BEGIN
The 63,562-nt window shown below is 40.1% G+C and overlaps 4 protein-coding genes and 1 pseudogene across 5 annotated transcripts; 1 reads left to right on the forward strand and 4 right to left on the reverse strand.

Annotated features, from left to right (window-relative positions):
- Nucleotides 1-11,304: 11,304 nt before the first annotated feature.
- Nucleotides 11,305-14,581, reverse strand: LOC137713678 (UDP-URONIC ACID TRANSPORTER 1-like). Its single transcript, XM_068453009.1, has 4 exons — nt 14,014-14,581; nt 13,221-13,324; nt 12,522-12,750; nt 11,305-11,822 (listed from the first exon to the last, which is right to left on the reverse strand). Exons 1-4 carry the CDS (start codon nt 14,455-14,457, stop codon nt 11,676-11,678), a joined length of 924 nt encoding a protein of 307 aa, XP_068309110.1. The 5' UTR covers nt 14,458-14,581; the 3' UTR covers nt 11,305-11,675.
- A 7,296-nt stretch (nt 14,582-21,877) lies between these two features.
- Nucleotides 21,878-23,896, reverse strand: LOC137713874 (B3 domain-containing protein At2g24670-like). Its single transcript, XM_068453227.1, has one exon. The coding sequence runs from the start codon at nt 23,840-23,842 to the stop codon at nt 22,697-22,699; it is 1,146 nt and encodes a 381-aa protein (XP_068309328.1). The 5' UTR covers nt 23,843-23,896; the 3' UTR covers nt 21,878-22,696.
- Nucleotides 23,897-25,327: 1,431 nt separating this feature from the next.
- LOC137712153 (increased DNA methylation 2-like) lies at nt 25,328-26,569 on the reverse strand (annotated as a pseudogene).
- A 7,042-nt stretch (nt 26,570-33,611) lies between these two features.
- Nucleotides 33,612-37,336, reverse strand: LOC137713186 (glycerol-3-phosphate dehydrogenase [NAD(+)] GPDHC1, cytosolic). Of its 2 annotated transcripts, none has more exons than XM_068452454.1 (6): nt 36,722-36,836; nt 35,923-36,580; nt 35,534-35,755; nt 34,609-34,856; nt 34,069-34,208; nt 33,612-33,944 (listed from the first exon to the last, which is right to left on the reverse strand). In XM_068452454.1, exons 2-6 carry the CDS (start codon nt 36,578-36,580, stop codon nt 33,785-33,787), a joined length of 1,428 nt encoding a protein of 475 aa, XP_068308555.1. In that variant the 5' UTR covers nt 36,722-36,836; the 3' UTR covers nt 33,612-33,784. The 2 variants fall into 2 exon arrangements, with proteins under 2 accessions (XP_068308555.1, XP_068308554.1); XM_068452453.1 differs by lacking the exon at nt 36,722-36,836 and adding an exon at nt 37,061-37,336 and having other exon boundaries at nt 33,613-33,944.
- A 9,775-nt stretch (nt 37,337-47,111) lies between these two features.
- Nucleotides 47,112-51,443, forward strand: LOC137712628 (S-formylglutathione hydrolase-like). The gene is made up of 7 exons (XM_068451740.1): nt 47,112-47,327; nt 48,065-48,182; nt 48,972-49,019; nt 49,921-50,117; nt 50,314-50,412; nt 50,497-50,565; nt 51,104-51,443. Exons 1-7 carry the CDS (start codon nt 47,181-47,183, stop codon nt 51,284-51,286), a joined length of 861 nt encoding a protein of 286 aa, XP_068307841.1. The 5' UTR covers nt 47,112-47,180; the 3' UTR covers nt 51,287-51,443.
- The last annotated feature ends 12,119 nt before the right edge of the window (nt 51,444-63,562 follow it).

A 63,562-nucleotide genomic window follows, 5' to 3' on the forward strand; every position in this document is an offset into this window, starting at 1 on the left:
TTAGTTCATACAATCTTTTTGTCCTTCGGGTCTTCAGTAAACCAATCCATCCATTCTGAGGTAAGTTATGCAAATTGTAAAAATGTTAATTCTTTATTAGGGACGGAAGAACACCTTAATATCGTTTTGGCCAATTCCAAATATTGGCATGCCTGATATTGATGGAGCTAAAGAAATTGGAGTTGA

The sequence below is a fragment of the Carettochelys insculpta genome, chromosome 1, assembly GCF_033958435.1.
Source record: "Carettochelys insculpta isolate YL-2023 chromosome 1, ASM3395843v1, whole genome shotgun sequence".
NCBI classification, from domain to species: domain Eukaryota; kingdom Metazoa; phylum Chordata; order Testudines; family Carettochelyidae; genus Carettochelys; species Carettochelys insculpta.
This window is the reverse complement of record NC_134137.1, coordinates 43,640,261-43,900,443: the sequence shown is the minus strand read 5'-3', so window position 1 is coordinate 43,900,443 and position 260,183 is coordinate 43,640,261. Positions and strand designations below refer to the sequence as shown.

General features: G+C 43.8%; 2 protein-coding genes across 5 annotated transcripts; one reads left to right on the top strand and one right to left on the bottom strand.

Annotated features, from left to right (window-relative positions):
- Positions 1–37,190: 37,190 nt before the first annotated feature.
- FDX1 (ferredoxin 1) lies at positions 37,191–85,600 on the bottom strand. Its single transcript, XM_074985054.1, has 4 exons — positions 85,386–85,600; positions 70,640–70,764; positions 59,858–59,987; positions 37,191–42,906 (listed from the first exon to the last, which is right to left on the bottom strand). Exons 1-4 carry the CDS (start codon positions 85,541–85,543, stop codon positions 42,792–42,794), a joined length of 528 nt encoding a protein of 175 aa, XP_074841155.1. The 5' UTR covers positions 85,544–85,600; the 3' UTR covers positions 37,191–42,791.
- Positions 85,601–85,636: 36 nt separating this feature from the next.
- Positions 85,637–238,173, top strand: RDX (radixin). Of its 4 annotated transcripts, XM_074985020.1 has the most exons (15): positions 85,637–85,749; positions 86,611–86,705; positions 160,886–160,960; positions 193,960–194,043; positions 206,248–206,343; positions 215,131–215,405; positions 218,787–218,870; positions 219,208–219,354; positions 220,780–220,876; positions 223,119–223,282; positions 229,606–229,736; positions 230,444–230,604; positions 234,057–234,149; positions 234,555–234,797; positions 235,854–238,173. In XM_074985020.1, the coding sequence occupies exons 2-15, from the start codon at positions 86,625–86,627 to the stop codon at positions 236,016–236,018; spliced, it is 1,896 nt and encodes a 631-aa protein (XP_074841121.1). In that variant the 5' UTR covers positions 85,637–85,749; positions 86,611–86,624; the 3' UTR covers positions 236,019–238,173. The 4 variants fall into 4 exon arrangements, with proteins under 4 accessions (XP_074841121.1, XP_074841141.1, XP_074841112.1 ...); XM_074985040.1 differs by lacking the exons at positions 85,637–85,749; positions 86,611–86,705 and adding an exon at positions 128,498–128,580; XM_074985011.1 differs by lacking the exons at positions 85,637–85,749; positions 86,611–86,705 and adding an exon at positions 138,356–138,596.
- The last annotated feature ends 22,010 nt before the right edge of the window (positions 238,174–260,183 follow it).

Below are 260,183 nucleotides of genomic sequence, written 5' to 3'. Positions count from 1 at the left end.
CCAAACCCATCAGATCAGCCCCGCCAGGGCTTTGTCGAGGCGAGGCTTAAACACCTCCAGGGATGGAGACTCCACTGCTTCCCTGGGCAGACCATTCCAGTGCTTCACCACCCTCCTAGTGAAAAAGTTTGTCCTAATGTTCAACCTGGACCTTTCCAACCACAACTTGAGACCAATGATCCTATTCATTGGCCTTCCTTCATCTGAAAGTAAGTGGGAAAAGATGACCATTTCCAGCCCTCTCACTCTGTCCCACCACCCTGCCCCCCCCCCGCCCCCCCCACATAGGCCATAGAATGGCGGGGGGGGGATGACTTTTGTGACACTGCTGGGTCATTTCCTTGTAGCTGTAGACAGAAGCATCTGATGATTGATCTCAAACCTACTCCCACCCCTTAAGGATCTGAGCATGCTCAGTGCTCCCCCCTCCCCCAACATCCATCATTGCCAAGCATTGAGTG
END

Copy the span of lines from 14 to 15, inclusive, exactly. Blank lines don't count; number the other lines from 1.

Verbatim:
A 63,562-nucleotide genomic window follows, 5' to 3' on the forward strand; every position in this document is an offset into this window, starting at 1 on the left:
TTAGTTCATACAATCTTTTTGTCCTTCGGGTCTTCAGTAAACCAATCCATCCATTCTGAGGTAAGTTATGCAAATTGTAAAAATGTTAATTCTTTATTAGGGACGGAAGAACACCTTAATATCGTTTTGGCCAATTCCAAATATTGGCATGCCTGATATTGATGGAGCTAAAGAAATTGGAGTTGA